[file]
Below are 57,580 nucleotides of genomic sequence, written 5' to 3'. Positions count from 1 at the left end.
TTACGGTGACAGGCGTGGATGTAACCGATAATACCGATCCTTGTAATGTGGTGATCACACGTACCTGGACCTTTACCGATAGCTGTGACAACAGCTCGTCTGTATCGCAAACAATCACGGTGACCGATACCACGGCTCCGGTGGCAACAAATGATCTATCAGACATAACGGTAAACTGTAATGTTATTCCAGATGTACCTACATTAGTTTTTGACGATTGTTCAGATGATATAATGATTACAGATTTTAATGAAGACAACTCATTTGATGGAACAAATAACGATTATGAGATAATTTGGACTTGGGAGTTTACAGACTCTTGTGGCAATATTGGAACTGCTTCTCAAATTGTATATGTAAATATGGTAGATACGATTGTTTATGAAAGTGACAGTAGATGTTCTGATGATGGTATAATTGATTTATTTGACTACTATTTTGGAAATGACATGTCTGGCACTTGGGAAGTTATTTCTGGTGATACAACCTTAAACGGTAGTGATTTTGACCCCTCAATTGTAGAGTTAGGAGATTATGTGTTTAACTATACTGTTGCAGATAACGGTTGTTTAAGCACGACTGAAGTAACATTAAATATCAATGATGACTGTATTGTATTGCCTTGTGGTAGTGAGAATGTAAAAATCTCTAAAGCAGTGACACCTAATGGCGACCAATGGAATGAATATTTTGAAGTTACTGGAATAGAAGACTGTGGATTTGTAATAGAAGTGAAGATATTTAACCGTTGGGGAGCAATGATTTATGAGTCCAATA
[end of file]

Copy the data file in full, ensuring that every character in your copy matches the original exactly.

Below are 57,580 nucleotides of genomic sequence, written 5' to 3'. Positions count from 1 at the left end.
TTACGGTGACAGGCGTGGATGTAACCGATAATACCGATCCTTGTAATGTGGTGATCACACGTACCTGGACCTTTACCGATAGCTGTGACAACAGCTCGTCTGTATCGCAAACAATCACGGTGACCGATACCACGGCTCCGGTGGCAACAAATGATCTATCAGACATAACGGTAAACTGTAATGTTATTCCAGATGTACCTACATTAGTTTTTGACGATTGTTCAGATGATATAATGATTACAGATTTTAATGAAGACAACTCATTTGATGGAACAAATAACGATTATGAGATAATTTGGACTTGGGAGTTTACAGACTCTTGTGGCAATATTGGAACTGCTTCTCAAATTGTATATGTAAATATGGTAGATACGATTGTTTATGAAAGTGACAGTAGATGTTCTGATGATGGTATAATTGATTTATTTGACTACTATTTTGGAAATGACATGTCTGGCACTTGGGAAGTTATTTCTGGTGATACAACCTTAAACGGTAGTGATTTTGACCCCTCAATTGTAGAGTTAGGAGATTATGTGTTTAACTATACTGTTGCAGATAACGGTTGTTTAAGCACGACTGAAGTAACATTAAATATCAATGATGACTGTATTGTATTGCCTTGTGGTAGTGAGAATGTAAAAATCTCTAAAGCAGTGACACCTAATGGCGACCAATGGAATGAATATTTTGAAGTTACTGGAATAGAAGACTGTGGATTTGTAATAGAAGTGAAGATATTTAACCGTTGGGGAGCAATGATTTATGAGTCCAATA